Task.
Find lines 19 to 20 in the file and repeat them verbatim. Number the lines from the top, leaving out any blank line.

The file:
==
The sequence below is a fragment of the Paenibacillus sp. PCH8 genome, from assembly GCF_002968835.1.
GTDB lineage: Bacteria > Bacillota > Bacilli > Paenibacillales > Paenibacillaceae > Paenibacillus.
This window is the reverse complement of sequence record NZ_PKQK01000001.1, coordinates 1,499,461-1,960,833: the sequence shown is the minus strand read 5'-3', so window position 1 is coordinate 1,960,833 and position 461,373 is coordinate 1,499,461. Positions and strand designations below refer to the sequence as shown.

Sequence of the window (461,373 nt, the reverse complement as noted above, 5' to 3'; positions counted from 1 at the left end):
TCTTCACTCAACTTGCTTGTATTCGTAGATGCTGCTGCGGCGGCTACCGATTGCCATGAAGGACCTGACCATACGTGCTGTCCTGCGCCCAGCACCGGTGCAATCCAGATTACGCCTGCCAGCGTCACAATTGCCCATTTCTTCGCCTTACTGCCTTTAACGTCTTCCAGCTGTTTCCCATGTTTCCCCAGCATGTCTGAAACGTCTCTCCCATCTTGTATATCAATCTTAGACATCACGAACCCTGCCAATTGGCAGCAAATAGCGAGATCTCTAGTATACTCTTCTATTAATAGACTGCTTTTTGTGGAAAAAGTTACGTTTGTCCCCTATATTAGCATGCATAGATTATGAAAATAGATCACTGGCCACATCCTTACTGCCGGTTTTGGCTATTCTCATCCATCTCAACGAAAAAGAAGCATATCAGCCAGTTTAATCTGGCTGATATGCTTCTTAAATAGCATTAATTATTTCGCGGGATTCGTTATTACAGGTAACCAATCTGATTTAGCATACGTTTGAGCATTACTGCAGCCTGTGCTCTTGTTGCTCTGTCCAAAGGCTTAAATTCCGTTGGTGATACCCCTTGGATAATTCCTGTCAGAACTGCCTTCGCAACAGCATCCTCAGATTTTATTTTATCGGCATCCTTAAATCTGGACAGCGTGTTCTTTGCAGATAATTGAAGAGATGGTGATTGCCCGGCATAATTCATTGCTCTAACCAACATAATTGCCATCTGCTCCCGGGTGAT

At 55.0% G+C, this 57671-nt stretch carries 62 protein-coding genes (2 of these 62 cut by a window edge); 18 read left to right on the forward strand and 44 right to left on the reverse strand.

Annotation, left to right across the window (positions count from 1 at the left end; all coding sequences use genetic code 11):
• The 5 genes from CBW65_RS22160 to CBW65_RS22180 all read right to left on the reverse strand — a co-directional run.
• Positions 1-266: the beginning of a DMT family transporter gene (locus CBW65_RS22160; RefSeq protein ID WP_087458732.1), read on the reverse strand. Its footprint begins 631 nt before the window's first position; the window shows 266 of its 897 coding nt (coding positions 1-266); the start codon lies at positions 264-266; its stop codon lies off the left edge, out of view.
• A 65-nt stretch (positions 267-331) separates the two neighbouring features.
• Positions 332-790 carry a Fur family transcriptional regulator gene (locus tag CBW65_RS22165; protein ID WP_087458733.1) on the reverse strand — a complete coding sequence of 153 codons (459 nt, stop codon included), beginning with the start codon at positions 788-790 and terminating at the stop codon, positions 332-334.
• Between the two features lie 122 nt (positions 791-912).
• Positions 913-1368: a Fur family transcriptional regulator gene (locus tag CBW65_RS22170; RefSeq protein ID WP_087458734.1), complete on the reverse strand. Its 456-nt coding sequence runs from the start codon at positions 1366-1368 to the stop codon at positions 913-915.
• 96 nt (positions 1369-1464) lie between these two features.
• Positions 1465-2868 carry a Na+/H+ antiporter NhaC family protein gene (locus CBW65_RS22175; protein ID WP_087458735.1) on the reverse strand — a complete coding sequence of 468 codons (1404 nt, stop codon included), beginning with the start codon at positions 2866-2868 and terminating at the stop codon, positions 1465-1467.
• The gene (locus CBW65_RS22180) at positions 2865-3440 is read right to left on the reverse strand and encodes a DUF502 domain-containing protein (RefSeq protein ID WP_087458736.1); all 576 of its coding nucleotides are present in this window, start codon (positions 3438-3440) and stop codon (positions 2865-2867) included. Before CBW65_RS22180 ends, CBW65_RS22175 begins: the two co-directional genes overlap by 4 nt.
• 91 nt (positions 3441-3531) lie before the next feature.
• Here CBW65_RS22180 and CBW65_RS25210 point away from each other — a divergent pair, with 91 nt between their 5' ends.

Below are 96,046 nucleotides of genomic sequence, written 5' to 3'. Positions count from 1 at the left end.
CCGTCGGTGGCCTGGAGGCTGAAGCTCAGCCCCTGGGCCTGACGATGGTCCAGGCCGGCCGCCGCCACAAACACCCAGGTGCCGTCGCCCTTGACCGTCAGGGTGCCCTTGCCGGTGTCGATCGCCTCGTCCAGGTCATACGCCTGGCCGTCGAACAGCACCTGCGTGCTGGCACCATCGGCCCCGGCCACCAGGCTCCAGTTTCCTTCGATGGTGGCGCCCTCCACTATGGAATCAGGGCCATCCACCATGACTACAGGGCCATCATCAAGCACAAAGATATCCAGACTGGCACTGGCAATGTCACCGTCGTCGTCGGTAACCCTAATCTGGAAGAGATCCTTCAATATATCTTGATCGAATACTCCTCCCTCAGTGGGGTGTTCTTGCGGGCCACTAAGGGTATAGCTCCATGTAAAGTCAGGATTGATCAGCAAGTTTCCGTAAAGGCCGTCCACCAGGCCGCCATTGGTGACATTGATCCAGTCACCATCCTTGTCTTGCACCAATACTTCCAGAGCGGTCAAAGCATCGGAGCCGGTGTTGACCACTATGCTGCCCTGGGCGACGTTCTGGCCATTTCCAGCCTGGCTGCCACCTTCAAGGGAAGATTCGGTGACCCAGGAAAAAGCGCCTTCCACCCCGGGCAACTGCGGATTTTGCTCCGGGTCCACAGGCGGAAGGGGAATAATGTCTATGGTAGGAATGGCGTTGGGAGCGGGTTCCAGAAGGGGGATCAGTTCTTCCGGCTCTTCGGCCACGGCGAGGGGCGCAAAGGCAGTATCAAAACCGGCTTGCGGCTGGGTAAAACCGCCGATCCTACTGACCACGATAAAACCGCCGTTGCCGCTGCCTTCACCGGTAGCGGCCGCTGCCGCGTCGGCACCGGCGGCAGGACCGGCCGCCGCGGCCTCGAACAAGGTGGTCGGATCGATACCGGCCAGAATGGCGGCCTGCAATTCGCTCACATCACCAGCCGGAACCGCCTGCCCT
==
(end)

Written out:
Below are 96,046 nucleotides of genomic sequence, written 5' to 3'. Positions count from 1 at the left end.
CCGTCGGTGGCCTGGAGGCTGAAGCTCAGCCCCTGGGCCTGACGATGGTCCAGGCCGGCCGCCGCCACAAACACCCAGGTGCCGTCGCCCTTGACCGTCAGGGTGCCCTTGCCGGTGTCGATCGCCTCGTCCAGGTCATACGCCTGGCCGTCGAACAGCACCTGCGTGCTGGCACCATCGGCCCCGGCCACCAGGCTCCAGTTTCCTTCGATGGTGGCGCCCTCCACTATGGAATCAGGGCCATCCACCATGACTACAGGGCCATCATCAAGCACAAAGATATCCAGACTGGCACTGGCAATGTCACCGTCGTCGTCGGTAACCCTAATCTGGAAGAGATCCTTCAATATATCTTGATCGAATACTCCTCCCTCAGTGGGGTGTTCTTGCGGGCCACTAAGGGTATAGCTCCATGTAAAGTCAGGATTGATCAGCAAGTTTCCGTAAAGGCCGTCCACCAGGCCGCCATTGGTGACATTGATCCAGTCACCATCCTTGTCTTGCACCAATACTTCCAGAGCGGTCAAAGCATCGGAGCCGGTGTTGACCACTATGCTGCCCTGGGCGACGTTCTGGCCATTTCCAGCCTGGCTGCCACCTTCAAGGGAAGATTCGGTGACCCAGGAAAAAGCGCCTTCCACCCCGGGCAACTGCGGATTTTGCTCCGGGTCCACAGGCGGAAGGGGAATAATGTCTATGGTAGGAATGGCGTTGGGAGCGGGTTCCAGAAGGGGGATCAGTTCTTCCGGCTCTTCGGCCACGGCGAGGGGCGCAAAGGCAGTATCAAAACCGGCTTGCGGCTGGGTAAAACCGCCGATCCTACTGACCACGATAAAACCGCCGTTGCCGCTGCCTTCACCGGTAGCGGCCGCTGCCGCGTCGGCACCGGCGGCAGGACCGGCCGCCGCGGCCTCGAACAAGGTGGTCGGATCGATACCGGCCAGAATGGCGGCCTGCAATTCGCTCACATCACCAGCCGGAACCGCCTGCCCT